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Part 1 described the layout of the Kensico Reservoir and the
components of the reservoir’s stormwater management program.
The Kensico Reservoir Stormwater Management Program is
designed to reduce fecal coliform bacteria and turbidity delivered to the
reservoir by controlling and treating stormwater. The first phases of the
project, assessment of the watershed, site selection and the screening and
design of stormwater control and treatment facilities, were completed in July
1998. Facility construction began in the spring of 1999 and completed early in
2001. DEP has committed to monitoring and evaluating facility performance and
maintaining the facilities.
The Kensico Reservoir watershed occupies approximately 13
square miles and includes four suburban towns in Westchester County, N.Y., and
a small portion of Fairfield County, Conn. (Figure 2). To assess stormwater
pollutant loadings in the Kensico watershed, the reservoir basin’s
physical characteristics, including land use, soils, topography, vegetation and
reservoir tributaries, were inventoried and digitally mapped. The watershed’s
topography is hilly and rolling, and more than two-thirds of it contains slopes
greater than 8 percent. Almost one-third of the land area is used as passive
open space, and approximately one-fifth of the land area is developed with
low-density residential uses (Figure 2). The remaining land area is primarily
active open space, farmland and commercial/business land. Since water quality
is in part a function of the amount of impervious surfaces in the watershed,
the greatest concern is runoff from developed land directly adjacent to the
effluent chambers that convey drinking water to the consumers. Impervious
surface area in the reservoir’s subbasins ranges from 4 percent in the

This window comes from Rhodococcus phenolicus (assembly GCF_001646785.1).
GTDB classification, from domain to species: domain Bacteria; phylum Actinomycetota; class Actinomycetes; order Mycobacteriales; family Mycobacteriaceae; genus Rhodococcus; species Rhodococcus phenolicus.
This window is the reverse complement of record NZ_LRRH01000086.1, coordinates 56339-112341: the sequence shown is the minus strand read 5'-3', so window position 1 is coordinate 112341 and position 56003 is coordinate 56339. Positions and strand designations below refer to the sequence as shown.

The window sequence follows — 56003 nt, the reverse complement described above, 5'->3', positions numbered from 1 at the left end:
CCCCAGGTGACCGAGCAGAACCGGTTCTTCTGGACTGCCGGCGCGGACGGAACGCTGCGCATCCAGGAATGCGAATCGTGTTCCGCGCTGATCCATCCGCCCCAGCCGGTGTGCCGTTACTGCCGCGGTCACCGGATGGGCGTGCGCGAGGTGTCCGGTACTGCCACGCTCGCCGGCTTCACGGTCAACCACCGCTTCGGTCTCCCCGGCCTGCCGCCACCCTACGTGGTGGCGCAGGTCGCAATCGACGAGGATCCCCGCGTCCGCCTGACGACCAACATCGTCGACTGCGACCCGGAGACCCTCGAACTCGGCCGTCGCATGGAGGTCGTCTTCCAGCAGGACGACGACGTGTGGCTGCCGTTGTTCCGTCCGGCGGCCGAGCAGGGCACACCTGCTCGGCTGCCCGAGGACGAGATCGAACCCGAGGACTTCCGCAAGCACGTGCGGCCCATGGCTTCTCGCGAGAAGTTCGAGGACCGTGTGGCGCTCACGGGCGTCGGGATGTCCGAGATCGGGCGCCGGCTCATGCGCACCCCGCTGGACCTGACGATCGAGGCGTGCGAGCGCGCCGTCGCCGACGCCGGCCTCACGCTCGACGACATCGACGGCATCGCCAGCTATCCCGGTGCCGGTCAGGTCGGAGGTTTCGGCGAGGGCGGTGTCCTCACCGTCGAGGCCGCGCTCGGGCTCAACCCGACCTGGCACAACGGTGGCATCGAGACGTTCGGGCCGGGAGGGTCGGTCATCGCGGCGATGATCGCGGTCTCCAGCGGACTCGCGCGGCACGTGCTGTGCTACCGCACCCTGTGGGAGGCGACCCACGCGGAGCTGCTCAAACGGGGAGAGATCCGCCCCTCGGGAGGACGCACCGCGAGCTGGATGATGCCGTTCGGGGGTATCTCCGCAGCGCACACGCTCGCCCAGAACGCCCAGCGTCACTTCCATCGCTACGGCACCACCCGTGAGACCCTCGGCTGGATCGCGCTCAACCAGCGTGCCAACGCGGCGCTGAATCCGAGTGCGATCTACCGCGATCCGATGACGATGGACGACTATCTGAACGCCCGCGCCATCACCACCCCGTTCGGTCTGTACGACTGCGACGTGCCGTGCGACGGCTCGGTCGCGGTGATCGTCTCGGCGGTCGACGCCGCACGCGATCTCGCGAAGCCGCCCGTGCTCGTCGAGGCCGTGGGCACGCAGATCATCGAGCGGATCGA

Whippoorwill basin to 45 percent in the Malcolm Brook basin (adjacent to the
Catskill Upper Effluent Chamber) and averages 19 percent.
A preliminary assessment of stormwater remediation needs in
the Kensico watershed was conducted by evaluating tributary water quality data,
land use and impervious surfaces, model predictions of stormwater runoff
quantity and quality, and field observations of existing erosion. That
evaluation concluded that 73 of the watershed’s 148 drainage basins have
a relatively high potential to contribute fecal coliform bacteria and suspended
solids to the reservoir. As turbidity is a function of suspended solids in the
water column, the stormwater program targets sources of suspended solids. Using
the criteria listed below and field observations, 19 of the 73 reservoir
drainage basins initially were selected for stormwater remediation measures.
Preliminary Stormwater Remediation Evaluation Criteria
to reservoir effluent chambers.
or potential sources of pollutants.
and quantity of stormwater runoff.
Based on these criteria, conceptual designs were prepared
for 88 stormwater management facilities within the 19 drainage basins. The
conceptual designs were the basis for an environmental impact statement
required under New York State’s Environmental Quality Review Act (SEQRA).
Once the initial screening process and SEQRA process were
completed but before the engineering design phase began, the conceptual
stormwater management plan was refined by applying evaluation criteria in
combination with the results of detailed field investigations, maintenance
considerations and physical site constraints.
Site Selection and Conceptual Facilities Evaluation
the site and the facility meet the intent of reducing
the facility minimize impact to environmental resources and achieve measurable
water quality benefits?
there property ownership/permission constraints that make implementation
impractical or impossible?
the existing condition warrant engineered improvements?
any watershed and land use conditions or assumptions changed since issuance of
the Final Environmental Impact Statement that affect the appropriateness of the
facility and/or the site?
there likely to be permit or property ownership issues that will compromise the
viability of the practice?
the maintenance and/or operation requirements of the practice, as applied, so
burdensome as to effectively make the practice inappropriate?
Having applied these criteria, a final plan was developed
that included 57 stormwater management facilities. The final plan would reduce
erosion and sedimentation; manage peak stormwater discharges; allow for
settling of suspended solids, a reduction in turbidity and die-off of coliform;
and ultimately reduce pollutant loads delivered to the reservoir (Figure 3).
During the process of developing preliminary stormwater management facility designs,
private property owners who initially consented to allowing DEP construct
facilities on their property required that five facilities be redesigned and
denied permission to construct the facilities at three sites. Ultimately, 44